I found the allotment teeming with bees and butterflies the other evening. As you can see, the butterflies really love the oregano flowers. The little blue butterfly was too skittish for me to get a good photo, but I’m assuming it is a small blue or a common blue.
One of the best thing about Word Press is how one blogger introduces you to another although they are poles apart across the planet. In this case Ark down in Johannesburg who documents his garden’s wildlife visitors (please go and see his latest slide show of some of Africa’s loveliest birds) gave me a nudge to visit Pete Hillman who documents wildlife from his home in Staffordshire, the next door county to mine. He takes very beautiful photos and is a fund of knowledge over what’s what.
So now for my mystery moth. These are rubbish photos due to the high speed whizzy movements of the subject. I’m thinking it is a hawk moth of some sort. It was out late the other morning, pile driving the phlox flowers with a very scary proboscis. Most unnerving. Over to you, Pete…
Can you see it? This slightly fuzzy macro shot has made a monster of the tiny little crab spider that is busy trying to hide from me. I should say that in real life it was less then one eighth of an inch (2mm) from top to toes. Even so, and you can’t see it very well from this angle, its abdomen had taken on the camouflage colours of the pinky-purple cosmos.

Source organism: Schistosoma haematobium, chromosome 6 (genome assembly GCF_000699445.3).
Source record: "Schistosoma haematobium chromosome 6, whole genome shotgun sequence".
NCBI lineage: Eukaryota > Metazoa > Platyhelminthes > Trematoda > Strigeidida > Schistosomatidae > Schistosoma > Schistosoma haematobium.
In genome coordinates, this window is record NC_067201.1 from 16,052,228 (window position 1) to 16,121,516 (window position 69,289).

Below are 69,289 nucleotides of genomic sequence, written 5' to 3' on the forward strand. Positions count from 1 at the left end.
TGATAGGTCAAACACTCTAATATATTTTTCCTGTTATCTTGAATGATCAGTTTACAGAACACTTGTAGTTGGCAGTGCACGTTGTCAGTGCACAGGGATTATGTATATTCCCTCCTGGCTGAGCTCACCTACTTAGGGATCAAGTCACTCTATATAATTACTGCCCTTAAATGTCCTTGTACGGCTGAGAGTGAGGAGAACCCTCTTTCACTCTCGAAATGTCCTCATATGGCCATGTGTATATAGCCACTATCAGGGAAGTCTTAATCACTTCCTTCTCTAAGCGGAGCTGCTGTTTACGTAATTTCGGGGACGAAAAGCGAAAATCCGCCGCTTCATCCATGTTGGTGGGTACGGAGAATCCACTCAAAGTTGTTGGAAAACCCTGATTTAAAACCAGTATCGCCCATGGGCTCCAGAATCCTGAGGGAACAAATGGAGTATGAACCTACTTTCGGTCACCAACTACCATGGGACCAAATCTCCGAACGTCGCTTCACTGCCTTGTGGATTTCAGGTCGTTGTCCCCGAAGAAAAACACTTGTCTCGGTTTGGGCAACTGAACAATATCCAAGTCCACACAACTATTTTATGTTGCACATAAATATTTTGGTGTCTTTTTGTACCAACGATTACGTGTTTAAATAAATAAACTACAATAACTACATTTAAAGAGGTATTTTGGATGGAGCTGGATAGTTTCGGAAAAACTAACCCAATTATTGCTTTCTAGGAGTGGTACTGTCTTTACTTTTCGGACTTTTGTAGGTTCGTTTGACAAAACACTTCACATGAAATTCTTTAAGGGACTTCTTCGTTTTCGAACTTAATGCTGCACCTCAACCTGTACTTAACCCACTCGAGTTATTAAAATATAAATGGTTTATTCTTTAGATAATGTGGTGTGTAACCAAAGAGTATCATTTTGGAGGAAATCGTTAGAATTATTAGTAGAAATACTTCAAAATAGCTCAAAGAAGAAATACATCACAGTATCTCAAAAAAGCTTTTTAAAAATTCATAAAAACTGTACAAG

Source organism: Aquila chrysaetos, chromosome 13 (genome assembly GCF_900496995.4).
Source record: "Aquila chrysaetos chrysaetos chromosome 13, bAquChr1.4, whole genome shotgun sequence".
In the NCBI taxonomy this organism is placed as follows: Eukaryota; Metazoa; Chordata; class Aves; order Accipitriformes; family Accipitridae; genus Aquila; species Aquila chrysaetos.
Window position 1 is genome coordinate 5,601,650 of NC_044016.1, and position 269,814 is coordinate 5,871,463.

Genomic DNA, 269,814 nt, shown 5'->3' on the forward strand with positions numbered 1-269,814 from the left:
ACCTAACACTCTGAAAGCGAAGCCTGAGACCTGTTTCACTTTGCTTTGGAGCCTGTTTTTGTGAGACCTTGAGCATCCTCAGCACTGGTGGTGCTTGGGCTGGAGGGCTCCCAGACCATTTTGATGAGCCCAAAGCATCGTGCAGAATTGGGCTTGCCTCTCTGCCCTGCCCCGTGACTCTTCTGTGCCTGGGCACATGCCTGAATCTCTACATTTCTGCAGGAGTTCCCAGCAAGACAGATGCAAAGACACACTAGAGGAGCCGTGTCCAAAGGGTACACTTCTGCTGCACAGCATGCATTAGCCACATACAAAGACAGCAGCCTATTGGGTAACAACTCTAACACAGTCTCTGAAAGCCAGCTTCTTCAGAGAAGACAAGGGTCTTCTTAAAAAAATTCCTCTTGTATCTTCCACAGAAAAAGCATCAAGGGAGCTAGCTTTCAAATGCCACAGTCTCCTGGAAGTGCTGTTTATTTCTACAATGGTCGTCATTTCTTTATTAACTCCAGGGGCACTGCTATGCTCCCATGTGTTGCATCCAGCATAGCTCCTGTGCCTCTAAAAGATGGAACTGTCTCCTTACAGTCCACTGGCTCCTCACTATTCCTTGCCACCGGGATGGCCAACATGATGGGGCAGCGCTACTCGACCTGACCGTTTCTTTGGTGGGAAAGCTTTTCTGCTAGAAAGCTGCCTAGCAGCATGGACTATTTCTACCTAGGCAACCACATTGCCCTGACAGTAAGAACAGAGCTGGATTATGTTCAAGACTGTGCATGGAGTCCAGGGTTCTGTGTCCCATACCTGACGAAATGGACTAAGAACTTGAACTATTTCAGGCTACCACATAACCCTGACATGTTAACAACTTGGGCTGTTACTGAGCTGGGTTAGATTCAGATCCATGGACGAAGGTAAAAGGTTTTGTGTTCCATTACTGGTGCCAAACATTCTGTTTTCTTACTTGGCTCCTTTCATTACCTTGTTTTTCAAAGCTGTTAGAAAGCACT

There’s just so much going on in the natural world around us, and most of it we miss entirely.
After Sunday’s bizarre experience with a paramotor wing over the garden during supper, here is a true exponent of the art of flight. Quite silent too.
Sometimes it takes me a long time to reach the allotment. I set off with great purpose, shouldering a big bag of vegetable waste for the the compost heap. It is only a short hike across the field, although after rain it can be treacherously slithery, thus requiring due care and attention to avoid all outbreaks of undignified slippage. And then there are the distractions. And if I happen to have a camera in my pocket: well then, gardening must wait.
So that’s what happened when I spotted these apples that someone had slung over their hedge in the autumn. During the winter the blackbirds had nibbled the insides so neatly that only the skins remained. Not only that, the delicate apple ‘shells’ had now accrued quite new and surprising properties. Lying scattered in downtrodden grass and browning leaves, they were now capturing and emitting that too rare glow of winter sunshine. Thank you, blackbirds. A fine light show.